It’s not concussions, bruised shin from blocking shots, even bruised knuckles from the odd fight. Mumps is the current scourge of North America’s professional ice warriors.
The National Hockey League is facing a health threat straight out of the last century. Nine NHL players, including five Canadians, have come down with the mumps virus.
The outbreak seems to have started among the Anaheim Ducks. Corey Perry, Francois Beauchemin, and Clayton Stoner were all infected. On Oct. 17 the Ducks played the visiting Minnesota Wild, and now five of that team’s players—Keith Ballard, Marco Scandella, Jonas Brodin, Christian Folin and now All-Star defenceman Ryan Suter—are ill. The Wild played the St. Louis Blues, several of whom came down with mysterious flulike symptoms that haven’t been confirmed as mumps yet. But the Blues then played the New York Rangers, and Ranger Tanner Glass definitely has the mumps.
There was not a representative from the NHL and NHL players’ association joint health and safety committee available to be interviewed about the precautions being taken to stop the spread of infection. A spokesperson sent an email stating that information about mumps was sent to all team physicians in mid-November, along with recommended changes to “bench and locker room behaviour.” Booster shots are encouraged, but the statement said ”vaccination decisions for mumps and any other diseases are made at the club level.”
About 1 in 5 people who get mumps never show signs of disease, but can still spread it to others. Symptoms don’t start until 12 to 25 days after infection, so chances are that at least a few NHL players are in for a nasty Christmas present.
Perhaps not coincidentally, in September the local health unit issued an alert about mumps in the Anaheim area, where the presumed Patient Zero, Ducks superstar Corey Perry, lives. California, like other regions in North America, has seen outbreaks of measles, mumps, and whooping cough in recent years. Reduced compliance with vaccines certainly hasn’t helped—an entrenched, wholly discredited conspiracy theory holds that the measles, mumps and rubella (MMR) vaccine causes autism.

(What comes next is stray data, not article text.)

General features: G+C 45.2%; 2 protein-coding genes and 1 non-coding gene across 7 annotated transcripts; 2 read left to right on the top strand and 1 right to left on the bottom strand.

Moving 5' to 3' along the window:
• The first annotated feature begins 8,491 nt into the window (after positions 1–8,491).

Mumps are miserable, but not serious for most people, causing fever, headache, loss of appetite and flulike symptoms. The classic indicator is parotitis, or painful swelling of the salivary glands, which gives sufferers their characteristic chipmunk cheeks. In years past, mumps was a leading cause of childhood deafness, and meningitis is a fairly common and potentially life-threatening complication that can also cause hearing loss. Orchitis—painful, swollen testicles—is seen in 20 to 30 per cent of adult men.
An estimated 13 per cent of men with that unfortunate complication end up with lasting infertility. However, the science is a bit fuzzy, and the most often cited studies are extremely out of date. Some were done on soldiers in the Second World War. Men who had a history of orchitis due to mumps had fewer children, and one in three had some sort of lingering abnormality with their sperm. That on its own is not definitive proof of sterility, but can certainly contribute to a reduced ability to conceive. Up-to-date research hasn’t really been called for: before the first vaccines were introduced in the late 1960s, few people escaped childhood without catching mumps. Today it’s rare in the developed world.
The virus spreads easily through contact with infected saliva, on surfaces or in airborne droplets. Hockey players are nature’s perfect population for a mumps outbreak—they share water bottles and towels, spend extended periods of time in close quarters, and regularly bash heads with opposing team members on the ice, spraying spit hither and yon. As young adults, NHLers are also at just about the right age to be uniquely vulnerable to the disease. People born before 1970 are largely unvaccinated but largely immune because of childhood exposure. Beginning in 1969, Canadian children routinely got one mumps shot in infancy. A single shot is estimated to protect 64 to 80 per cent of people, but the immunity fades with time. In 1996 and 1997, an MMR booster program was rolled out for children between 18 months and four years old. People who were born after 1970, but were too old to receive a second shot when they started kindergarten, may not have very strong immunity.
Inadequate vaccination isn’t the only factor at play, says University of Ottawa virologist Kathryn Wright. The large mumps outbreak in the U.K. in 2003-2005 was linked to reduced vaccination, she says, but in North America many mumps cases are being diagnosed in people who’ve had all their shots. Scientists think that in highly-vaccinated populations, there just isn’t that much virus circulating. When a vaccinated person comes into contact with the virus, they produce a flood of antibodies to fight it off. It’s essentially a natural booster shot that refreshes the immune system for any future onslaught. Without exposure, immunity wears off as the years pass (a full-blown case of mumps, however, leaves you immune for life).
Even people who have had two shots are only 88 per cent protected—not bad, but not great if you’re faced with mumps on every surface in the locker room.